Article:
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Housing Downturn? Not For This House

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Once a month, I make it a habit to pick up a copy of Homes and Land. I'm not looking to buy a home in Northern California, but I like to stay informed about the local real estate market. The homes in this area are among some the most expensive in the nation. I haven't been surprised by mansions going 2 million or 3 million. However this house listing below stood out from the others as being the most expensive property for it's value:
Let's look at the amenities that this home has to offer:

  • Small - 1170 square feet for a house has to be in the lowest 10%. My wife's old townhouse was bigger.
  • 1 bath - I don't know who buys homes with just one bath nowadays. If you are going to spend 3/4s of a million dollars, you shouldn't have to fight who gets to use the bathroom when you get home from a long trip.
  • Fixer Upper - It looks like you are going to need to save some significant money for improvements. Perhaps it's $850K or $900K to live in a nice small bedroom with 1 bath.

We rent our place for $1975 a month. It's a town home as big as this with 1.5 baths. It's in very nice condition and includes a heated pool and gym. I live in a city that's pretty similar to Burlingame and fairly close to it. The school system might not be quite as good, but I think it's not bad by any means.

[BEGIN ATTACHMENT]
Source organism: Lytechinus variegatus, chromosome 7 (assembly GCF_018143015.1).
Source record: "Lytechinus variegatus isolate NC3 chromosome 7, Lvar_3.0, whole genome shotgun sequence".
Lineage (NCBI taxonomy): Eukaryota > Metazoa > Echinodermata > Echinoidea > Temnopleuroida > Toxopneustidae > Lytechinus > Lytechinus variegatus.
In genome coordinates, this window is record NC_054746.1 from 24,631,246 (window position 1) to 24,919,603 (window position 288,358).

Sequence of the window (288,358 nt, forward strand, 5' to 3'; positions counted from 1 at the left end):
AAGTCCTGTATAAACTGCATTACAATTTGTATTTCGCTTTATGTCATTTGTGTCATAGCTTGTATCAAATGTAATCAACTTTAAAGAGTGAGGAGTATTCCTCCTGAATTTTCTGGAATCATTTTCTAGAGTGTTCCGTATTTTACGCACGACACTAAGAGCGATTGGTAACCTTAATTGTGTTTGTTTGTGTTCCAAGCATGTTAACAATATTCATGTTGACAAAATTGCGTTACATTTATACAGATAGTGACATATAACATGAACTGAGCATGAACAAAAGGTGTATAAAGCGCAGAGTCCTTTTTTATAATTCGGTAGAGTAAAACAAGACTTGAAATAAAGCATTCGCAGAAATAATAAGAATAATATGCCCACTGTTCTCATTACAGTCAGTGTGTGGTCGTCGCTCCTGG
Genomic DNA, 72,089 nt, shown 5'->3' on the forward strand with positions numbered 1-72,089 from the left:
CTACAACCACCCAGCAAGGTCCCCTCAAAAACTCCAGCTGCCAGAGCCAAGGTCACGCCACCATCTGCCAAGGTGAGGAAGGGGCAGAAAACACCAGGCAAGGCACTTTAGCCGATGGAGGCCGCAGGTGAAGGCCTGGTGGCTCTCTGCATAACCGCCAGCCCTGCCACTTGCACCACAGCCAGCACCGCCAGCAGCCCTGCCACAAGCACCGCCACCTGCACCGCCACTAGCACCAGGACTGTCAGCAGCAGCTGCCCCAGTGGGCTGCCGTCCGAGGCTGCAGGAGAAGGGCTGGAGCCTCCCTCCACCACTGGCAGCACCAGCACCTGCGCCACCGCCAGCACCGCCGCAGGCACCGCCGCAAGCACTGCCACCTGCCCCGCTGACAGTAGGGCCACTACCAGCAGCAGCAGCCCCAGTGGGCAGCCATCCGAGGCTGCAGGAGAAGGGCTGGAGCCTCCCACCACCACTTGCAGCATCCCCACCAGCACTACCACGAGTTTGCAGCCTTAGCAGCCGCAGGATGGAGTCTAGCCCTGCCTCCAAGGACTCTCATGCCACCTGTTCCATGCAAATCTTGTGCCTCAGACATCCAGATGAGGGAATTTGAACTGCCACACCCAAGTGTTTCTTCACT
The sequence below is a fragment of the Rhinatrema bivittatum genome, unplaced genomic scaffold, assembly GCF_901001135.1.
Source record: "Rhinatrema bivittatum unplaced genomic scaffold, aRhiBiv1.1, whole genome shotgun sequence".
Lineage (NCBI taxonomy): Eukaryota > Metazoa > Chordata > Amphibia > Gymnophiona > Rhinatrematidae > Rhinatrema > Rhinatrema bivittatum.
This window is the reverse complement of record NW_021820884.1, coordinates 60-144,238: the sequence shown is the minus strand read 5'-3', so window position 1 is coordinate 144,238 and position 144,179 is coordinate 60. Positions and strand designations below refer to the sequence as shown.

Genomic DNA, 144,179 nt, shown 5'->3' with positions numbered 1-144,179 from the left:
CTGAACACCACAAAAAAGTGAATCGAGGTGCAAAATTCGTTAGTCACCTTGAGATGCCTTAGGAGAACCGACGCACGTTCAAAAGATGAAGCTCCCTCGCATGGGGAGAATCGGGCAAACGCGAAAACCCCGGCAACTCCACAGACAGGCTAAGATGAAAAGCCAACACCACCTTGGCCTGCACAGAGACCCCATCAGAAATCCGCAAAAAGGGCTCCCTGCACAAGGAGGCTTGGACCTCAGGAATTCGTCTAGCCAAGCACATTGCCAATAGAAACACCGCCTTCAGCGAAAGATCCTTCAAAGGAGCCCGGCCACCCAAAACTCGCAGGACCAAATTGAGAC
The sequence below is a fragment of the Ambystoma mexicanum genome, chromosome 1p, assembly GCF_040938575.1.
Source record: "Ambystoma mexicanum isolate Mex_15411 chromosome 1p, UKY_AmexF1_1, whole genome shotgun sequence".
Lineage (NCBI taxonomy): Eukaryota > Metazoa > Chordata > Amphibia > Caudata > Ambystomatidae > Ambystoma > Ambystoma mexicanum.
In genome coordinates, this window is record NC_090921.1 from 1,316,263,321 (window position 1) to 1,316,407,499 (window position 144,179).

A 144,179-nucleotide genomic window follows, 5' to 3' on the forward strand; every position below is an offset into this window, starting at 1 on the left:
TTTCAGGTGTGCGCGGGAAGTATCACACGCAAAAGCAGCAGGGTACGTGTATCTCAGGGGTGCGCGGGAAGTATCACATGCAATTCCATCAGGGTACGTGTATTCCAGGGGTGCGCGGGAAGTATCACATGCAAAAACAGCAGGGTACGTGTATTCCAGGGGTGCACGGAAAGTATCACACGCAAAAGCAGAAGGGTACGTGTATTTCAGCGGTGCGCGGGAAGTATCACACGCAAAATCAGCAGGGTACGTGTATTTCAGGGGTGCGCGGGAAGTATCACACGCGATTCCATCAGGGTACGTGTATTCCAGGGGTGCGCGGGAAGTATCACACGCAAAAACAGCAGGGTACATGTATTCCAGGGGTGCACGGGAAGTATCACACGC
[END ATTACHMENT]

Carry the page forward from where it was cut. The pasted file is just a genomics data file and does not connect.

There's a lot of argument in personal finance space about renting vs. owning. It seems to me that a lot of it depends on your local and the particular property you are looking to buy vs. what you are looking to rent.

How much would this home typical list for where you live? Let me know in the comments.

Posted on January 30, 2008.

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Real Estate

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31 Responses to “Housing Downturn? Not For This House”

  1. Radiohead says:

    A house like that would cost around 500-$850k depending on if it was in marina/seaside CA (low end) or Pacific Grover/Carmel CA (high end).

    In Salinas CA, you might be able to find something similar for 300-$400k

  2. Shaun says:

    Well, I live in Kansas City, so that would go for probably 125,000 on the MO side, and maybe 135,000 on the KS side.

  3. Where I currently live it would be around $350-450k. Where I used to live it would be about $50k so there 3/4 of a million would buy 15 houses with 1 bathroom each. Then there would be no issue in sharing. In fact the chance of randomly using the same bathroom presuming that they would be a simultaneous need would be less than 7% ;-P